The bitterness and anger that this caused stayed with us and when we went searching for a school for our six-year-old daughter we turned towards a “minority” institution, Guru Harkishan Public School.
I don’t quite know why we did this. Was it the need to stick to “our own people”? Was it a desire to inculcate in our child the principles of Sikhism in which I had not been educated? Or was it just that we knew that this school would welcome our child and not turn us away because we were Sikh?
It is another matter that we decided to take her out of there within a year because she was already picking up on the community’s anger, suspicion and bitterness, which was not something we wanted to burden her with. It seemed like a new language had been coined that was ugly and threatening, and it reflected how these children had already internalised the communal feelings of their parents and other adults.
So many friends talked to us about the daily taunts, humiliations and indignities that they faced when they went to work, of young men blowing smoke in their faces, of being accosted by strangers, of having to explain themselves and their beliefs. So many decided to leave Delhi and make their lives in Punjab. We escaped all of this because of our non-Sikh appearance.
The sense of insecurity faced by the community was compounded by the fact that it felt abandoned by the State. It had withdrawn its protection. It had described the killings as natural and inevitable; it had also refused to call the guilty to book, to punish the killers. Instead, they had been rewarded with plum posts and fancy titles.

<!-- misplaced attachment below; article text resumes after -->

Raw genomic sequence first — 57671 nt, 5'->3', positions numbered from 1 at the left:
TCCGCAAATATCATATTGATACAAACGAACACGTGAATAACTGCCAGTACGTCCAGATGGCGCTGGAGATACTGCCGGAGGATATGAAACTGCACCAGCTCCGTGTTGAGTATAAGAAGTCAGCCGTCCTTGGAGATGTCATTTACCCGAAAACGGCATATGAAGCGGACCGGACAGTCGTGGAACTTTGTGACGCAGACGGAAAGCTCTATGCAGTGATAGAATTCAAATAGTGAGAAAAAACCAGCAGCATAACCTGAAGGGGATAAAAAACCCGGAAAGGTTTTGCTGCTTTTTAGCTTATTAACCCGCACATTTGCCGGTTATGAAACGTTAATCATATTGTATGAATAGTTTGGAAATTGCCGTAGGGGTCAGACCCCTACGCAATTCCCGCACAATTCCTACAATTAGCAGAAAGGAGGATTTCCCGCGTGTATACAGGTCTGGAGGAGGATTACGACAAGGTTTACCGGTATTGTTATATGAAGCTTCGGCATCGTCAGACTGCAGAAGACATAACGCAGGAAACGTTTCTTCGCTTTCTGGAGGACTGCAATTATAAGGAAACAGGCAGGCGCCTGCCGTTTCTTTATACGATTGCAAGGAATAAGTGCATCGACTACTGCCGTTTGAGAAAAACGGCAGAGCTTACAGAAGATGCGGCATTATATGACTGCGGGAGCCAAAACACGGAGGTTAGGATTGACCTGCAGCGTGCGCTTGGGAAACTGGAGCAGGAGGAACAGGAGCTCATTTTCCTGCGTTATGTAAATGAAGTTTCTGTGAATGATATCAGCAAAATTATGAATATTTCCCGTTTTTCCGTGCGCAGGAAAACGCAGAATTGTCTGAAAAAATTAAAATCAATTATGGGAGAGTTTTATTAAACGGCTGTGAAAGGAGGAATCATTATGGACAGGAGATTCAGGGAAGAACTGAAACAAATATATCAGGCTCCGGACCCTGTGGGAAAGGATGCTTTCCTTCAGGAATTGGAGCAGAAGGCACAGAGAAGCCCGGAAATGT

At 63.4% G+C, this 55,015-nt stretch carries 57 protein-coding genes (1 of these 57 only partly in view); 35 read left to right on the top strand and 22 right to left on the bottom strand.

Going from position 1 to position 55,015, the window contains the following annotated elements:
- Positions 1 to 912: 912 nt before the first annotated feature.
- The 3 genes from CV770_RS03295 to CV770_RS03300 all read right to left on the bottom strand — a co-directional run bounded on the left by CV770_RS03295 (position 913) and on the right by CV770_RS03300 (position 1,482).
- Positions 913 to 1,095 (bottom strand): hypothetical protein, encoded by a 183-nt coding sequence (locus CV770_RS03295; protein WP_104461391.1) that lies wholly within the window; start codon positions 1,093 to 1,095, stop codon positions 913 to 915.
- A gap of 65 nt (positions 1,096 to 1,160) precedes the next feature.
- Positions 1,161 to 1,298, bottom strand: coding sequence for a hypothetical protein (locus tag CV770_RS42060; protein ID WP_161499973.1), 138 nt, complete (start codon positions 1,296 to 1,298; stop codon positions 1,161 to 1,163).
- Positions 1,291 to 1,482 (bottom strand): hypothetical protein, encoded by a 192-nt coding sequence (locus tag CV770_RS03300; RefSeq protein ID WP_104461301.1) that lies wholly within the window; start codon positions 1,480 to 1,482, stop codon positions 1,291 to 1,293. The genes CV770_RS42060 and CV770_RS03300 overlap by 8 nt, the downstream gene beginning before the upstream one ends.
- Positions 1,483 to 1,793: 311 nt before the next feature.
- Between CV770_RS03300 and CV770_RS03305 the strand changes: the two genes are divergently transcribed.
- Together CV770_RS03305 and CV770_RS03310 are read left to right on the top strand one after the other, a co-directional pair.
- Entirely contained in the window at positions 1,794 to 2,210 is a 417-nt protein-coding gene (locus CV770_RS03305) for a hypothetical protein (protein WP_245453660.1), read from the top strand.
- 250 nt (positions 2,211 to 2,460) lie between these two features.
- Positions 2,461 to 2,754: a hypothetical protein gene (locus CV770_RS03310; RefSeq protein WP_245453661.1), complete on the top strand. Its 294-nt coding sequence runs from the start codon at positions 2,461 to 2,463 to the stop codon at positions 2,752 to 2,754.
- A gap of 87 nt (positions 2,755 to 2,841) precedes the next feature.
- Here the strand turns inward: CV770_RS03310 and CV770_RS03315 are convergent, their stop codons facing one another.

Many years later, my daughter, while studying history at JNU, made up her mind to do her dissertation on 1984.
She had heard us talk about “those days” at home and decided that she wanted to see for herself what had happened to the victims and talk to the survivors. As she went to the resettlement colonies and hunted out people to interview, she became silent and withdrawn.
I opened the door to her room one afternoon to find her listening to her tape recorder, the earphones plugged into her ears and tears rolling silently down her cheeks. She was weeping in helpless anger, sitting there by herself and dealing with the hurt and trauma of an entire community. It is a moment I remember with sharp pain. It was as if she, too, had taken on the garb of potential victimhood.
What she said to me when I brought this up much later is also something that has stayed with me. She said, “I was introduced to 1984 as an event and I now feel it is an integral part of me. I may not have lived through it, but I too remember.”
Excerpted with permission from ‘A Question of Identity’, by Preeti Gill, from 1984: In Memory and Imagination, Edited by Vikram Kapur, Amaryllis Books.